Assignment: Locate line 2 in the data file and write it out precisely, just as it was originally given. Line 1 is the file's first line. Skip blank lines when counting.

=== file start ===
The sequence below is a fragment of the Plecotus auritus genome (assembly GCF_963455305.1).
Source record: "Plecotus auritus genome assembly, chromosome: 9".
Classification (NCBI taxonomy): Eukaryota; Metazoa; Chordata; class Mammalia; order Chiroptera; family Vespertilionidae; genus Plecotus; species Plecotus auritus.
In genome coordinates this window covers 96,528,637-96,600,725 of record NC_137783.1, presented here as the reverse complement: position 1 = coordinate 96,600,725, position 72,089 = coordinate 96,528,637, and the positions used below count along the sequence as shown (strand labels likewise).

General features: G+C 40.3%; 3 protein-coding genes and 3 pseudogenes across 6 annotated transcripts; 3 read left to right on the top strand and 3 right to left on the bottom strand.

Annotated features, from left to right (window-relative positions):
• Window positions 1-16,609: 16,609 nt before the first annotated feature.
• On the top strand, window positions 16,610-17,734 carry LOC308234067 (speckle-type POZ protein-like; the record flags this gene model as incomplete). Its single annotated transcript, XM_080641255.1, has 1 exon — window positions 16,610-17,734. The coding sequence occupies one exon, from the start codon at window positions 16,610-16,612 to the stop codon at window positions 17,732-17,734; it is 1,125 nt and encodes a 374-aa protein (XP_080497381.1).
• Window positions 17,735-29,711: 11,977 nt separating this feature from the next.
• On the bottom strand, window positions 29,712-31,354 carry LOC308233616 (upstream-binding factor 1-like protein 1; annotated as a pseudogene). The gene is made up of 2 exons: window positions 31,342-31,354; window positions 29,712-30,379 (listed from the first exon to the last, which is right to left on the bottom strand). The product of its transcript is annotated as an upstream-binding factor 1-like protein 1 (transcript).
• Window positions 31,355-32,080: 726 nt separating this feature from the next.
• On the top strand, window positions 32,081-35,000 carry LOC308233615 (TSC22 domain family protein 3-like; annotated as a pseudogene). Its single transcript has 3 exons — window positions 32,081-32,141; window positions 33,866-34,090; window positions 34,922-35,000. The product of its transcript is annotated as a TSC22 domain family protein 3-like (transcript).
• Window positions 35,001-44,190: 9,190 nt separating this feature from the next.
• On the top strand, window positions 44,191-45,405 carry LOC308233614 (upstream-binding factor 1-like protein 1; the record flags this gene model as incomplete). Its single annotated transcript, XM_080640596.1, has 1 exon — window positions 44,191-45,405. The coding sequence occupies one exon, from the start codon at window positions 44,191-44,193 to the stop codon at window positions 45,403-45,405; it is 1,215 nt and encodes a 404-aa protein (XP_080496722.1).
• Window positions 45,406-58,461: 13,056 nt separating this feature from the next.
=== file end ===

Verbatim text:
Source record: "Plecotus auritus genome assembly, chromosome: 9".